I was kind of mad we were home too-we had such a hoot in Siem Reap. The only downer was the heat.
This was me at every temple-that sweat rag was tied with our e-bikes as the MVP of the trip. The problem is that lots of the temples are very open with little or no shade and there is a lot of climbing very steep stairs. Then I am sweating from exercise and panic about the height I am at (plus how to get down the very death-defying steps) and it is not pretty. That shirt colour you see above was a total error. Only black and dark blue is acceptable in these circumstances as you can’t see the sweat nearly as much. Lesson learned.
The good thing was after I got nice and drenched seeing one temple, I could jump on the e-bike and dash away at the death-defying speed of 20 kilometres an hour, a speed just swift enough to create a nice shirt-drying breeze. It was great. I felt pretty cool on those e-bikes too and imagined that everyone passing us in their tuk-tuk was seething with jealousy at our freedom. Then I saw a video of myself on that thing and it was less Harley-Davidson and more Mobility Scooter. I mean, we wore bike helmets. That is not the epitome of cool. Also I imagine that in a collision with a bus full of Chinese tourists, not that effective. Oh well, I loved that thing. I’m going to pretend I looked cool despite evidence to the contrary.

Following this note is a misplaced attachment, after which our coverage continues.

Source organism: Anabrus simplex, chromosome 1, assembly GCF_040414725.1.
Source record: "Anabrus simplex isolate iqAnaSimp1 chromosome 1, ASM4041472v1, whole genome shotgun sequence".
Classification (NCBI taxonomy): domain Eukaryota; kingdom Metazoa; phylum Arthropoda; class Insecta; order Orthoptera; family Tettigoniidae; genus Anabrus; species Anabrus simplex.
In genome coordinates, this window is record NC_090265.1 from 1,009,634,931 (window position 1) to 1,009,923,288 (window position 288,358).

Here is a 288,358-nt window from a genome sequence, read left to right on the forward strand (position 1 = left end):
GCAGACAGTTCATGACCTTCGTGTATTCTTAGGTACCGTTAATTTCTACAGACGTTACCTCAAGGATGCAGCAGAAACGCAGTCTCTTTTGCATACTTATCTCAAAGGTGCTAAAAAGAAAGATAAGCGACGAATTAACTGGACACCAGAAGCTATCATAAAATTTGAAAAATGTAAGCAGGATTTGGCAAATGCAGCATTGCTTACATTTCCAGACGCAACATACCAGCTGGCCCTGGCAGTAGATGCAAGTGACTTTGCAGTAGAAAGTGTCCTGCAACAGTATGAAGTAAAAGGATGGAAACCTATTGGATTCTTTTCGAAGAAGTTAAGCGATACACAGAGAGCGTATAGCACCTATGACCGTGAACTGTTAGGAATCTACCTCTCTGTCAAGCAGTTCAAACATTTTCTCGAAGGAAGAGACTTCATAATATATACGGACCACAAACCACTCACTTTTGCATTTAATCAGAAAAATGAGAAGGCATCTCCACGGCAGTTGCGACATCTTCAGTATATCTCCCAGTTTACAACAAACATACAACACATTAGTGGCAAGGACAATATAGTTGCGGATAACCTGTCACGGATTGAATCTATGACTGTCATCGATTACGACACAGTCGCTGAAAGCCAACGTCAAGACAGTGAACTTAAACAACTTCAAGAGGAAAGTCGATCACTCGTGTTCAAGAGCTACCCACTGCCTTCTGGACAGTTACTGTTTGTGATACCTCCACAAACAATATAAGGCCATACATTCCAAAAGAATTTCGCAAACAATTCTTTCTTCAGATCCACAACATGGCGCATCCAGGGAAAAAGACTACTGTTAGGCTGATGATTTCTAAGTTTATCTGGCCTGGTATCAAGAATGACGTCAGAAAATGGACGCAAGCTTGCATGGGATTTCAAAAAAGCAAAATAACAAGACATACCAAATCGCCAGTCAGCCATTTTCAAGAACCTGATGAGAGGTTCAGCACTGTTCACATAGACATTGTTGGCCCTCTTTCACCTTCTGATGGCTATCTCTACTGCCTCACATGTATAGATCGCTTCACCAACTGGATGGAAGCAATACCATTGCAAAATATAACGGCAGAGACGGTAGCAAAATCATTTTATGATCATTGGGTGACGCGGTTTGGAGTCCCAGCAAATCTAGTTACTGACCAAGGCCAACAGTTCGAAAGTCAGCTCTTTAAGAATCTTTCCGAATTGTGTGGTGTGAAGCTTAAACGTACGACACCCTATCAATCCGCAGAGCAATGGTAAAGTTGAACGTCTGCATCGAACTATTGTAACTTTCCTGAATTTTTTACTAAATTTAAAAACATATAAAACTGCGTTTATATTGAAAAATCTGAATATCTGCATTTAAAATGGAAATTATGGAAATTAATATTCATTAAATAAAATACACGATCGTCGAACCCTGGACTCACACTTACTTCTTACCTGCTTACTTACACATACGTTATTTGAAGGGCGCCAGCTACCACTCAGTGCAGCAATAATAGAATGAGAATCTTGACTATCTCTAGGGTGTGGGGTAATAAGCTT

(not getting honorary membership in a bike gang any time soon)
After a sweaty morning of sight-seeing we would usually stop to charge up the bikes and have some lunch and then drive back into town. Our hotel had a nice pool and weirdly we were the only people there for much of our visit, so we would spend the late afternoon swimming and reading before going out for (very cheap) drinks and dinner. We did find one fantastic bar/tapas restaurant run by a French couple that was an oasis of calm and fancy cocktails. While more expensive than other places, it was well worth it and highly recommend seeking out Wild if you are ever in Siem Reap!
I need to hire that couple to come fix our garden and hang up some lights.
Last night we had a nice dinner with some friends who spent the holiday in Mandalay, which we thought was not on our list of must-sees, but they had a wonderful time as well. We then spent the rest of the evening learning how to play pinochle, so between that and my time on a mobility scooter this week I think I have now earned my Senior Citizen card. I wonder what discounts they give for that in Yangon…
Wild looks awesome! Glad to hear the “rest” of the Angkor story, LOL. This is going to make me seem incredibly ignorant, but I’d forgotten Mandalay is a real place, and not just a Frank Sinatra song.